Support of open standards
Microwave based AVI systems are using proprietary technology by definition. There is no globally standardized air interface and transponder setup scheme available. When you buy a microwave based AVI reader from a manufacturer, you will need to procure the transponders from that same manufacturer. The good thing about this is that this one manufacturer can be held responsible for the performance of the system. This is very different for UHF based systems. The EPC Gen II standard is currently supported by virtually all manufacturers of UHF readers and tags. Our UHF readers also support this standard and so do our UHF tags and cards. This potentially means that you can procure our readers and source your UHF tags or cards elsewhere. We do advise to make sure that the UHF tags are of sufficient quality to ensure a well working implementation. It will also require a certain level of expertise from the manufacturer or supplier of the tags to program the tags according to your requirements. Nedap for example will be able to supply you with tags that will only work in your installation and will seamlessly fit into your access control or vehicle management system.
Globally harmonized frequency
The use of the 2,45 GHz frequency is globally harmonized, which means that you will be able to use any microwave reader, including our TRANSIT reader and transponders, virtually anywhere in the world without having to fear influencing local systems that use a radiofrequency or be in breach with local laws and regulations. The UHF band is not harmonized which means that different regions will require different readers that are tuned for the right section of the band. Please be aware that also UHF tags and cards will be tuned to be used for a specific section of the available bandwidth. In itself this will not be a problem, as long as you aware of regulations and are well supported by your manufacturer of choice.
Support of volatile population
Microwave transponders are usually too expensive for a short period of one-off use. Thankfully they can, depending on the type of transponder, easily be moved from one car to another. This makes microwave transponders very suitable for installations with a base of users with a very high change rate. Employees, bus drivers, truck drivers, taxi drivers: usually these populations do not change dramatically overnight. The logistics involved in the management of transponders is limited. When the population is changing more rapidly, there might be an increased need for cheaper alternatives that are more suitable for one-off use. This could for example be applicable for audiences like temporary employees, hired personnel, contractors, event visitors, exhibitors and other populations of vehicles (and people) that require temporary authorization to get access. The cost effective passive UHF tags and cards would be an appropriate technology to apply. They can be left in the car. When the authorizations are revoked by the management system, it will render the tags useless and they will no longer pose a threat to security.
In explosion hazardous environments (oil refineries for example) very often only the installation of ATEX certified equipment is allowed. Microwave technology has been used successfully in these environments for years. Our TRANSIT ATEX reader and “Heavy Duty Tag” are ATEX certified and have been used in numerous installations around the world.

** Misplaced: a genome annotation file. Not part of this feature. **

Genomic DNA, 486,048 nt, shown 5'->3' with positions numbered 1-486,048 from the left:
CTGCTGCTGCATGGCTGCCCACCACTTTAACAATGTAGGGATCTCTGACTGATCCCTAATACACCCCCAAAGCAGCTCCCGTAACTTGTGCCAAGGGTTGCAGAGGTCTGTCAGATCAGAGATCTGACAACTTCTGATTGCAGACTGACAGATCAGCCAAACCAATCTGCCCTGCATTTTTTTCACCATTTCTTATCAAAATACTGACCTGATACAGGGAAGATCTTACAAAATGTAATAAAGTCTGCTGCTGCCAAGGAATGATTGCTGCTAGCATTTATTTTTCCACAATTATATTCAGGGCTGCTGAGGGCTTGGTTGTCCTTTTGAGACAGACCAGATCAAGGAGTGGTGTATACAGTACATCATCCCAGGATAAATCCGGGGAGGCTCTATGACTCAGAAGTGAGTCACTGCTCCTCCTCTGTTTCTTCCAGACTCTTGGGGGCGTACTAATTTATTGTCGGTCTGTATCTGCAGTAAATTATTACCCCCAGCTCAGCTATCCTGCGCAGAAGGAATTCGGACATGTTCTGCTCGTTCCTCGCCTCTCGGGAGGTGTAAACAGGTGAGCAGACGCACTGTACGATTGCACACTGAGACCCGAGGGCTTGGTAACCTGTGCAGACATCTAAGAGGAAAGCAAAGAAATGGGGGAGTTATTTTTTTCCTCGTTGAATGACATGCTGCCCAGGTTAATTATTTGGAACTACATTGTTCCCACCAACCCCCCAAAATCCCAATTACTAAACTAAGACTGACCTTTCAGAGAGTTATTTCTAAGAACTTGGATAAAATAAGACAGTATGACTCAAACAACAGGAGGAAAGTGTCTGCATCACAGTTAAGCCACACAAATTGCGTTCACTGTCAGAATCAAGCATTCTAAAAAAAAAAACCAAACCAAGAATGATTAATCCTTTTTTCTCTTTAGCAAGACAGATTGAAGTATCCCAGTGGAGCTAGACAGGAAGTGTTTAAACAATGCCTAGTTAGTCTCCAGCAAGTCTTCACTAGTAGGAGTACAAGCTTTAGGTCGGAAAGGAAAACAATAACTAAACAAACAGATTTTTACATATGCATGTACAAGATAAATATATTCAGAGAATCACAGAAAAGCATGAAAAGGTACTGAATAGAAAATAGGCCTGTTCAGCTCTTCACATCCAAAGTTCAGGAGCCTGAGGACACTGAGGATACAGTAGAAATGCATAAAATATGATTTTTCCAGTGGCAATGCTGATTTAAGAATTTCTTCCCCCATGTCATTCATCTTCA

Defining which technology is more secure to use is always a bit tricky. A secure solution could be described as a solutions that people cannot easily abuse to get access to goods or areas they are not authorized for. There is always a security risk attached to any technology you might select to use. Long range AVI very often is more about convenience than it is really about security. But of course security risks should always be considered when using technology like this to allow vehicles and drivers access to a closed perimeter. In general one could argue that microwave systems are the more secure option. The proprietary nature of the product does not make it more secure by definition, but breaking into the system will require more effort from people who are trying to do such a thing. Another argument is that equipment for things like eavesdropping and emulating signals is less commonly available when compared to UHF equipment. It is also more difficult to reproduce or reprogram TRANSIT transponders when compared to UHF tags and cards. And then there is the booster option which allows authorization of the combination of vehicle and driver which is currently unavailable in the UHF portfolio.
Although both microwave and UHF systems can offer a good level of quality, convenience, resilience and security to integrators and end users. Both systems support the safe, secure and speedy flow of traffic and people. The nature of the underpinning technology leads to different product characteristics, which makes the technology more or less suitable for different types of applications in different industries. Please find a summary of the characteristics we reviewed below:
|Topic:||Microwave (TRANSIT)||UHF (uPASS)|
|Guaranteed read range||+|
|Driver and vehicle identification||+|
|Support of open standards||+|
|Globally harmonized frequency||+|
|Support of volatile population||+|
Please understand that we will agree with people arguing that some of the statements made here will require a more indepth approach and should be open for more debate. Translating technical matters into real life implementation considerations is not always an easy thing to do. We do however hope you will appreciate our effort to shed some light on the differences between UHF and microwave. Please consult your designated Nedap business developer for more information.